Without realizing it, the activity allows you to use 24 different skills in your brain, when building with only 6 bricks. Your brain is subconsiously activating skills including mental imagery, spatial abilities, fine motor skills, cognitive flexibility, and kinesthetic awareness.
This leads to some great points about how building blocks like LEGO can improve the following skills:
- Physical Abilities – kids are always getting up and moving when they are playing. Balance, movement, spatial understanding
- Cognitive – problem solving, flexible thinking, building effective strategies, keeping information in mind, following rules
- Emotional – self belief, confidence, self control, reflection, perserverence, understanding, experimenting and regulating emotions
- Creative – coming up with new ideas, imagining things, using representations, transforming existing ideas into new ideas, making associations, using symbols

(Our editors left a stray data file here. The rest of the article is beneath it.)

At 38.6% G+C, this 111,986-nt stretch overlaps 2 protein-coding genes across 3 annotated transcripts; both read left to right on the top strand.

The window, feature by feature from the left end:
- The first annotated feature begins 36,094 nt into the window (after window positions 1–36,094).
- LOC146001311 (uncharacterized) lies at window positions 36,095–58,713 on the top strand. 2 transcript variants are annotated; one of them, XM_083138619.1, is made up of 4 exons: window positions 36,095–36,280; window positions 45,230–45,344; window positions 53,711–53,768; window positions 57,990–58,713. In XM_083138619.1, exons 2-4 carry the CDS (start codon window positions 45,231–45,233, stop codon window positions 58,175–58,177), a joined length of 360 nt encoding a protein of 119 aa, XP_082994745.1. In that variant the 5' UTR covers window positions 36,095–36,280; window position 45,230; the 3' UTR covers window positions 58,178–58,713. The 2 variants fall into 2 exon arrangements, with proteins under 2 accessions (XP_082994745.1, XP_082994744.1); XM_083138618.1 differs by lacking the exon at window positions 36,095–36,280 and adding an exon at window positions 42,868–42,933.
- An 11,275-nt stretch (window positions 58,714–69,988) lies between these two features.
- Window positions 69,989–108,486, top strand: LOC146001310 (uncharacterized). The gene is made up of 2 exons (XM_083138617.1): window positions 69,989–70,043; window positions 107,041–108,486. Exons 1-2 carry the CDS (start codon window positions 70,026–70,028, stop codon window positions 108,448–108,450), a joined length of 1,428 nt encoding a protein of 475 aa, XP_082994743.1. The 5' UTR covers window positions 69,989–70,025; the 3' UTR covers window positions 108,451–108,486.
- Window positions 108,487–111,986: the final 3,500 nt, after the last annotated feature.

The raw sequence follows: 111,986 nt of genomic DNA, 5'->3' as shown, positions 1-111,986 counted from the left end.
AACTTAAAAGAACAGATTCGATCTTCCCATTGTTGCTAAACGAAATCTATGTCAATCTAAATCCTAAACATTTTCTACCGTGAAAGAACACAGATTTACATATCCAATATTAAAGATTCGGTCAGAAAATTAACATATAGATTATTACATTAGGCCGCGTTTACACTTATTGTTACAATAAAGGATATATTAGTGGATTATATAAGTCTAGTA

- Social abilities – collaborating, communication, understanding perspectives, negotiating rules, handling conflicts, building empathy.
LEGO STEAM Park Set
The new LEGO® STEAM Park set was launched in November. In the video below, you will see how this set can help kids with role play, problem solving, probability, cause and effect, and making predictions. It helps to build and foster curious minds, confident storytellers, social skills, creativity, problem solvers, and imagination.
STEAM Park is designed to help teachers develop children’s science, technology, engineering, art, and math skills (STEAM). But it’s more than just an acronym. STEAM is a philosophy and a way of thinking that helps children to integerate knowledge across disciplines, encouraging them to think in a connected and holistic way. It helps children to explore, observe, ask questions, predict, and integrate their learning, and compliments established apporoaches to early childhood education.
The set allows children to experiment, test ideas, and answer questions. Without knowing it, kids are learing and building their vocabulary. This pack is also the perfect example of dramatic play. Kids can imagine they are going to the fair, going on the rides and enjoying themselves. Below are some key learning values that are learned using this set.